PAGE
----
“We need to focus less on party affiliation and more on finding creative and effective solutions for our shared concerns,” says Carbone. “Having more ideas and different perspectives brought to the County Commissioner’s table can only help with that goal. For example, we have not had a solid Economic Development Strategy Plan since 2011, and, at the moment, we don’t have one at all to address our economic issues. We need to focus less on building business parks and more on supporting small businesses and agricultural employers, advancing affordable Broadband for all to allow businesses to have remote workers in our community, and proactively recruiting green energy, agriculturally based, and technology industries. But to do that, we have to have workforce development and housing that supports the workers these businesses will need.”
A better economic vision for our community, she believes, is one we all support, and it only detracts from our ability to realize that vision when we are polarized by politics. “Healthy towns are often characterized by having a shared vision for the community and citizens who are engaged in the civic and cultural life of the community. They are characterized by an openness that values all residents, especially because of their differences. We don’t have that yet, but I believe we can get there…and be stronger for it!”
In the spirit of Women’s Month, celebrated throughout March, we spoke to Carbone about the challenges women face in local politics, which often go beyond the reality of being a Democrat in a heavily Republican area.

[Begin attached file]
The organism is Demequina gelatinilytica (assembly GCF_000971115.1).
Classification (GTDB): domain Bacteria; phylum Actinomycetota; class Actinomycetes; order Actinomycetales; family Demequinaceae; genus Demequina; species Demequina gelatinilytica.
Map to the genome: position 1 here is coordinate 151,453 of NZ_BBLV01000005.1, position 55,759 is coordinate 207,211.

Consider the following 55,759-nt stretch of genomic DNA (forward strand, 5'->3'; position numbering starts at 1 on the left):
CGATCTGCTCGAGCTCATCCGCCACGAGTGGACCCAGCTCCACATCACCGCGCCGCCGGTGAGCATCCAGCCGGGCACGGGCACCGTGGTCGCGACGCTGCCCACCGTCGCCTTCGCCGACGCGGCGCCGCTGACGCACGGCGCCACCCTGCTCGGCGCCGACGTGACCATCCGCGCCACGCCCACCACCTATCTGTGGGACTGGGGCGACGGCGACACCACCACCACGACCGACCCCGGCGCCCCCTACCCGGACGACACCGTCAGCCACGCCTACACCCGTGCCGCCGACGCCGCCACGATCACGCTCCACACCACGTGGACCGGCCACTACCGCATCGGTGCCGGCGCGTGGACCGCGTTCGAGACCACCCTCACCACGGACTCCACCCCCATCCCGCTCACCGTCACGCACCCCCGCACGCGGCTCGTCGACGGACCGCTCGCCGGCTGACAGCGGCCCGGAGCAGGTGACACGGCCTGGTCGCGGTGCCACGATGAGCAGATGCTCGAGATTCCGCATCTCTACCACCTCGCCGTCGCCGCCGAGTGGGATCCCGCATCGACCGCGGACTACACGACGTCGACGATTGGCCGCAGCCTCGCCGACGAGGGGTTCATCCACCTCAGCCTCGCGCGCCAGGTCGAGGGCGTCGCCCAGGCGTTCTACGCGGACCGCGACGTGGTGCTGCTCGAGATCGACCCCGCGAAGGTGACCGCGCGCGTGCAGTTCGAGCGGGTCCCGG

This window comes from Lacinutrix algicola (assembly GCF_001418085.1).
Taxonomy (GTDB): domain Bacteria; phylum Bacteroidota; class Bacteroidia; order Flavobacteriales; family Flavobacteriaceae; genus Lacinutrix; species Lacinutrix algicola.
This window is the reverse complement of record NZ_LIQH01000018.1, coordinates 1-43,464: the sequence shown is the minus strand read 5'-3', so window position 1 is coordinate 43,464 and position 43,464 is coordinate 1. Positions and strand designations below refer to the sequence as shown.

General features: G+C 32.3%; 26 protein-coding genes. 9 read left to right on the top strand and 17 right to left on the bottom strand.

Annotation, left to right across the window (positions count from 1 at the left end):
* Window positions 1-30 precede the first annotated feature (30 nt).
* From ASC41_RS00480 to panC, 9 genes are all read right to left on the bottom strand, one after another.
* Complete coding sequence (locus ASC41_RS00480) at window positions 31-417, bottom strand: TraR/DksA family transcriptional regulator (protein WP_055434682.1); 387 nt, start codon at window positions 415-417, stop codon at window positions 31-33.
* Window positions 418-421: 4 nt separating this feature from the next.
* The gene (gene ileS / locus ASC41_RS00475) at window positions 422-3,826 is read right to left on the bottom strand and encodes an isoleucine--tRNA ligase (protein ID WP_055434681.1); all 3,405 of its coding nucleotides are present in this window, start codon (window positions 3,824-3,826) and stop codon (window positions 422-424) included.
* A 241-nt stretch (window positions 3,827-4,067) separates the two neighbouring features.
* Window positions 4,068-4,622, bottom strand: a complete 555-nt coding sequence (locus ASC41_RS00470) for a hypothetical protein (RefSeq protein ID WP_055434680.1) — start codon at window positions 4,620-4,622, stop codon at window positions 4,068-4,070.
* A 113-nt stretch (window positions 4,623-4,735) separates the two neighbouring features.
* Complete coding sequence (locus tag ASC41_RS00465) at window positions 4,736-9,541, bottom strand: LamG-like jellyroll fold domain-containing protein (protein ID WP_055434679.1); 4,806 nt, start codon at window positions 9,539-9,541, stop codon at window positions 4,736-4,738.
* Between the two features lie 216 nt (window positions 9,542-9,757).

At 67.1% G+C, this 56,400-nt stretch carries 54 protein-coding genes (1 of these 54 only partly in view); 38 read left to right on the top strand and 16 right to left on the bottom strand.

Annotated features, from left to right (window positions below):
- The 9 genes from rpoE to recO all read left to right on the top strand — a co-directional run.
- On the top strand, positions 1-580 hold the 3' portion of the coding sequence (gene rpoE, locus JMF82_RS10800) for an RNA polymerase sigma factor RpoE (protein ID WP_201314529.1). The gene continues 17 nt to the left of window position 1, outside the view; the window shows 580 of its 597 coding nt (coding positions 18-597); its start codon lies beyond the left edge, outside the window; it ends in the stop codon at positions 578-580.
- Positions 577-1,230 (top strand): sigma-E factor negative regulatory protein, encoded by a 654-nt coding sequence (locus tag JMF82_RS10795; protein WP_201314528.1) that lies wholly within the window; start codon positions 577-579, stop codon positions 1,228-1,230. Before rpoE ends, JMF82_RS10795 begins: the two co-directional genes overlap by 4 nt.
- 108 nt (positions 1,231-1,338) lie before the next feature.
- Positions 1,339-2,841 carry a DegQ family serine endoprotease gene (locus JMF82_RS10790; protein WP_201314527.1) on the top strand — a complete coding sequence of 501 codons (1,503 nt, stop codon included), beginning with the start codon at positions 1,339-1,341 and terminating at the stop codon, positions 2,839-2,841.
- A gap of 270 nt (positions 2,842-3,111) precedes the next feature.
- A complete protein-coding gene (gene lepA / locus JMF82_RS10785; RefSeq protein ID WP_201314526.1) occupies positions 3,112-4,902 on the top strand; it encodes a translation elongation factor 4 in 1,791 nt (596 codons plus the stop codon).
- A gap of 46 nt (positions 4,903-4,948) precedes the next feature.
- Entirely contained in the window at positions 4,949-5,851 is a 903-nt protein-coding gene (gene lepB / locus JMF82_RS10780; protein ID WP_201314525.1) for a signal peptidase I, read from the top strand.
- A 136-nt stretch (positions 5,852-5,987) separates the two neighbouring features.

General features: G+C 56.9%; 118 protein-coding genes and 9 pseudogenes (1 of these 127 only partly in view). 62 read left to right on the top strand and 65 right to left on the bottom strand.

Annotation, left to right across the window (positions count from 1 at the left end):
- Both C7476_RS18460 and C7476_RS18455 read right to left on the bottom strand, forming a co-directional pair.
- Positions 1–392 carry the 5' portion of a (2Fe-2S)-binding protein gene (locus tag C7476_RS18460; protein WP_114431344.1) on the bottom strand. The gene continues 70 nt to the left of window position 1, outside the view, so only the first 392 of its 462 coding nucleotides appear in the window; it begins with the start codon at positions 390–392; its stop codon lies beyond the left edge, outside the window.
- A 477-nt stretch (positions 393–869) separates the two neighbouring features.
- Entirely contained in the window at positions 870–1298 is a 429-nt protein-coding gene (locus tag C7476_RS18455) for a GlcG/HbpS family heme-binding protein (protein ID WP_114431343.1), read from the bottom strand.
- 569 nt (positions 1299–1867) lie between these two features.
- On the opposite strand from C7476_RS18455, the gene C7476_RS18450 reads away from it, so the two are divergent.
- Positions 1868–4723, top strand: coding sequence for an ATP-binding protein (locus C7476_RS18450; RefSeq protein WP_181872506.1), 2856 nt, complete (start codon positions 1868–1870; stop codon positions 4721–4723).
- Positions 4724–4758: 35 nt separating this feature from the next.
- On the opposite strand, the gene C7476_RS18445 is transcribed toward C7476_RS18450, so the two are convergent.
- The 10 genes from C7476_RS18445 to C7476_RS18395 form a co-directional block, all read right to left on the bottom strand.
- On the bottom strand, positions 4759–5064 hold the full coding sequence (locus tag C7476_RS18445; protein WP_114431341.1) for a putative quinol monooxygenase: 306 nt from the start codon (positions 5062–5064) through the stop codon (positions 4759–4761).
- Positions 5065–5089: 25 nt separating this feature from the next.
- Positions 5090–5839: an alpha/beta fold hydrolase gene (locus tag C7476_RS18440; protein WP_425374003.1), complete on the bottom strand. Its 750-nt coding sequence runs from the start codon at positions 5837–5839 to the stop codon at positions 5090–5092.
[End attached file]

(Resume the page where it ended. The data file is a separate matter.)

“Too big is not a reason to not try,” Carbone said, quoting a phrase from Stacey Abrams, the former Georgia representative and current candidate for governor who has led a massive voter registration effort in the historically Republican state. “She is amazing for her belief in what is right and what is possible,’’ says Carbone,. She definitely inspires me, along with so many other strong, assertive, effective women.”
Carbone offered another comment about the importance of women running locally for all positions. She told the story about how at a brunch for the Garrett County Women’s Hall of Fame in the year she first ran for office, she heard Caroline Blizzard, formerly of the Maryland Park Service and a major community advocate locally, who was being inducted that day, talk about being inspired to go into the natural resources field by meeting a woman in that field when she was younger. “How will little girls know that they can be political leaders in our community if they don’t see women in those positions? What a loss that would be.”